A GENTLE DROP OF RAIN

By BAHER F. Al-DABBA 

(written June 2013)

It was a red-letter day that will not be forgotten until I embrace the sands of my grave.

March first, 2004, and my first day of the second term at the university, 7:30 in the morning.
I was awoken by what sounded like thunder and heavy rain.  Only they were the sounds of a different type of thunder and rain: they were the bombs, missiles, and shooting coming from the Israeli army base situated close to my home in Eastern Gaza.
I managed to get out of bed without waking up my brother who was sleeping in the bed next to mine.  I went downstairs and shared a simple breakfast with my mother, while talking for nearly half an hour.  I spent another half an hour in front of my closet, choosing the newest, most fashionable outfit for this special first day of school.
“Mom!  Did I bring my phone downstairs or did I leave it up in my room?” I called out to her.
“I haven’t seen it here, darling, it’s probably upstairs,” she replied, “but be careful, the shooting is still like heavy rain out there.  Crouch when you get your phone and come quickly downstairs!”
“No worries, Mom.  This kind of hot rain is not new for us,” I replied, sarcastically.
I opened the bedroom door to find my brother awake.  With half-open eyes, and still lying in bed, he too advised:
“Don’t approach the window, and crouch!  It’s been raining bullets and missiles outside for nearly an hour without a stop.”
“Don’t worry, Brother, I am just getting my phone,” I replied.
“Get your phone and leave!”
“Okay, I’m leaving.”
As I picked up my phone I noticed how smelly and stinky the room was and went to open the window.  Did not even get the window half opened… and…
BANG!
That was the sound of my body landing on the floor on the opposite side of the room.
My brother jumped up to see me lying on the floor half dead, with my arms opened wide.  He took the longest time to understand the situation.  With a strong voice that drowned the sound of the shooting outside, he asked dozens of questions:
“What happened?  Speak!  Say something!  Have you been hit?  Speak, come on!!!”
He was in a state of panic, asking the same questions over and over, and moving around me like a dancing bee.
The only response I was able to give him was to stare back.  After some time he noticed that I was wet.  His face got yellower and yellower with anguish.  I was getting redder and redder with blood.
I had gotten an Israeli sniper’s bullet in the left side of my chest.
An hour later the local news channels and newspapers reported me as a martyr.
“An 18 year-old boy named Baher F. Al-Dabba was killed by the IDF in East Gaza this morning.”  People started to gather for the funeral rituals and give their condolences to my family.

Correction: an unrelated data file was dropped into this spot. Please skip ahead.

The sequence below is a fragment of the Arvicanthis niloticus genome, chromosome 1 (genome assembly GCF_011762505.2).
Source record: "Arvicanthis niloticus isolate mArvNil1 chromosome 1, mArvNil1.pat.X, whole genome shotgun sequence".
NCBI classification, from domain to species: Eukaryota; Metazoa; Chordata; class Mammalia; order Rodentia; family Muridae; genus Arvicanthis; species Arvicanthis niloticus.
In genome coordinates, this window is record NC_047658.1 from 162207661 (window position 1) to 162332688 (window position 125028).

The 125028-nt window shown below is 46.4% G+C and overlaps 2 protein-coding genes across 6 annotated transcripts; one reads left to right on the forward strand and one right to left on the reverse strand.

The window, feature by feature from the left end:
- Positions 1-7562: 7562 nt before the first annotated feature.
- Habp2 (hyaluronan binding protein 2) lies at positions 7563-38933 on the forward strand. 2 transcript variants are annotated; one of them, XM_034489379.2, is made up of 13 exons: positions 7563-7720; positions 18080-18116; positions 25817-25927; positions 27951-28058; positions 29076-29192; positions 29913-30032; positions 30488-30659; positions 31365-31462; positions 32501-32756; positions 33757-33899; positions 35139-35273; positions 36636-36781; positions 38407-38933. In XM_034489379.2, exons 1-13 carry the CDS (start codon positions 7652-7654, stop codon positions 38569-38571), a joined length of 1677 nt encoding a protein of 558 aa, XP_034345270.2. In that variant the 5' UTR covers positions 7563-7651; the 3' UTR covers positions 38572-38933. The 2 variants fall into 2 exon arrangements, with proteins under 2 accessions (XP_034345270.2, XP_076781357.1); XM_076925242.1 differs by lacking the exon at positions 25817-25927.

Then one of the doctors who was present screamed: “He’s still breathing, he’s alive, get him to the operation room fast!”
Everybody was saying to themselves, “He is not going to make it, the bullet is right in his heart, he was like a log when he was taken to the hospital.”
The surgery lasted for more than five hours.  It was an emergency surgery with 0% guarantee of success.  I stayed in the ICU for nearly one month.  When visits were allowed, and visitors asked me what had happened, my answer was:
“It was a gentle drop of rain.”
On my way home from the hospital, another wave of shooting was in progress.  I asked my father to take me somewhere else.  My father shut the windows of our house with concrete, to help me overcome the nightmare and return to living normally again.
And I did, indeed.
Baher-F.-BaherBaher F. Al-Dabba is 29 year-old, married, with three adorable daughters.  He lives in the Shuja’iyya neighborhood in Eastern Gaza City that was bombed and nearly leveled to the ground in the Israeli attack on Gaza in summer 2014.  Baher studied English at Al Azhar University in Gaza City, and has been employed by United Nations Relief and Works Agency (UNRWA) as an English language teacher and a TV lessons presenter.  Currently (2014-15) Baher is studying TESOL (Teaching English to Speakers of Other Languages) for international educators at Nazareth College of Rochester, New York.
Baher’s dream is to see his country, Palestine, become free, so Palestinians can live their lives as most other people of the world do.  “I am almost thirty years old, yet it’s my first time to make it out of Gaza.”  He says.  “I hope I will get a scholarship to continue my PhD, so as to better serve my people in Palestine.”
During the 2014 Israeli offensive on Gaza, Baher worked in the central operation room of UNRWA.  He was responsible for reporting UNRWA fatalities.  Baher lost twelve colleagues.  He reported their death with tears and sobs.
As a resident of Shuja’iyya, Baher and his family had to evacuate and live elsewhere for sixty days.  Two hundred people from his street were killed in one day.  When Baher and his family returned to the neighborhood, they were shocked to see the entire neighborhood in ruins.  Surprisingly, their house was still standing, though partially uninhabitable.
1 Comment
  1. veronica@veronicaentwistle.com'

    HOw powerful and resilent you are! So inspiring.

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